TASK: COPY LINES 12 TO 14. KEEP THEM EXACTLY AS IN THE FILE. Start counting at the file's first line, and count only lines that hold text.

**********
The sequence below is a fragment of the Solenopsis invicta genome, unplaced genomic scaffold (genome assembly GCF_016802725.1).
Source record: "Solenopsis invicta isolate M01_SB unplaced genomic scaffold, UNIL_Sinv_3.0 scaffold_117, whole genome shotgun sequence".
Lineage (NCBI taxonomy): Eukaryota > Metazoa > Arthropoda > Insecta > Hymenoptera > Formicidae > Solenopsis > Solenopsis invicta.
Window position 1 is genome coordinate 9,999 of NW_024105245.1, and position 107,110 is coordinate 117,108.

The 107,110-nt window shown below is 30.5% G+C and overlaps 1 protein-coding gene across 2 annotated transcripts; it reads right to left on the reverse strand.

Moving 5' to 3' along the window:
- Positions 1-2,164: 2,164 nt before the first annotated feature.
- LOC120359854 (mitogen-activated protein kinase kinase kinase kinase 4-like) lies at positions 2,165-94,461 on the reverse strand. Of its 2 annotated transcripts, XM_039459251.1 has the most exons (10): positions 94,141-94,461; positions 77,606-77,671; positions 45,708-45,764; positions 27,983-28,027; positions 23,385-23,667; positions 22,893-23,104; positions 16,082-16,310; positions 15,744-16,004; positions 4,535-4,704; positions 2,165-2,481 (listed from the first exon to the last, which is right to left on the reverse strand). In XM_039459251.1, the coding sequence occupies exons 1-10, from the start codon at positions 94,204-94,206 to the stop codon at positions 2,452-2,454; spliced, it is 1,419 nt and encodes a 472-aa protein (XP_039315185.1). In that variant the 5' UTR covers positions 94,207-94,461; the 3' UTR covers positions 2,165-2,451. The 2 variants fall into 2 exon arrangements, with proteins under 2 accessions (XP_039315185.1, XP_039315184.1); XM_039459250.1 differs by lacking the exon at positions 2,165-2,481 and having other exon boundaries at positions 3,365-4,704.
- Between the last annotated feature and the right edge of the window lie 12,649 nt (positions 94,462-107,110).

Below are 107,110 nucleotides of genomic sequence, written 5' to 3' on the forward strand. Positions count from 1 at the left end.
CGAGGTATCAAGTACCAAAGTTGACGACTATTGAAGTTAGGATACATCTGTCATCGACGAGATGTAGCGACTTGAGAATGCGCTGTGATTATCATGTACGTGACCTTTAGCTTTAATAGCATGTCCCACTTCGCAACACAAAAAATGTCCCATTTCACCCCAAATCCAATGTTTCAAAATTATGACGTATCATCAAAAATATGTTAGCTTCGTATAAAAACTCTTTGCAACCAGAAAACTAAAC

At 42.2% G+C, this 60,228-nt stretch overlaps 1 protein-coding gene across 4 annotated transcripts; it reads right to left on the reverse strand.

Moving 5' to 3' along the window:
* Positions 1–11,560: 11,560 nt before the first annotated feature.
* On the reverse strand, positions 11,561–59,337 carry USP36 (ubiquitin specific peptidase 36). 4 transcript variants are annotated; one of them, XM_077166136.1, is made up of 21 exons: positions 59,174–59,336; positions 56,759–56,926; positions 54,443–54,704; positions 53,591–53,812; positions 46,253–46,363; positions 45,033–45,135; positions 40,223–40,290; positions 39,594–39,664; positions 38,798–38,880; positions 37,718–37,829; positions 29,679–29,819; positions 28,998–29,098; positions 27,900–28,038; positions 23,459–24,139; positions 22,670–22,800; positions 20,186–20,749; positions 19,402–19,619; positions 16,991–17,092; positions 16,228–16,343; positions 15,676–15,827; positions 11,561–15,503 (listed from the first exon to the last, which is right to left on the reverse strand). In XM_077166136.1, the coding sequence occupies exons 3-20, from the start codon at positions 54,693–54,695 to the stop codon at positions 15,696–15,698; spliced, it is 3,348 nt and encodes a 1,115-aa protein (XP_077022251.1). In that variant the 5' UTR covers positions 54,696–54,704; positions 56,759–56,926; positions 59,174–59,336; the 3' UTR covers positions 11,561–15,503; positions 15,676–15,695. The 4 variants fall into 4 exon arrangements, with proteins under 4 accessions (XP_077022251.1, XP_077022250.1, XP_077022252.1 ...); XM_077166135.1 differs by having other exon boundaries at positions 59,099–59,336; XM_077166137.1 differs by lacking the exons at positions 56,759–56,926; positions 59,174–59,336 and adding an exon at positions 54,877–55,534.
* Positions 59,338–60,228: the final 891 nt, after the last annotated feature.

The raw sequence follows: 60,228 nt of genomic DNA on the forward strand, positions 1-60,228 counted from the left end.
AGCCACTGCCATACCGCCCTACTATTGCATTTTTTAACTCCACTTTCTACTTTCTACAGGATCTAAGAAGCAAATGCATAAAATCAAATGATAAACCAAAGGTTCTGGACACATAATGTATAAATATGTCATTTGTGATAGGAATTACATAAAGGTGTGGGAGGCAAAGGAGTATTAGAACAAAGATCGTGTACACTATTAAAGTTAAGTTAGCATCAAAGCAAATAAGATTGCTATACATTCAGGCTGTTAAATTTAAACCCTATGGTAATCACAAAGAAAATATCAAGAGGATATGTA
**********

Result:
At 42.2% G+C, this 60,228-nt stretch overlaps 1 protein-coding gene across 4 annotated transcripts; it reads right to left on the reverse strand.

Moving 5' to 3' along the window:
* Positions 1–11,560: 11,560 nt before the first annotated feature.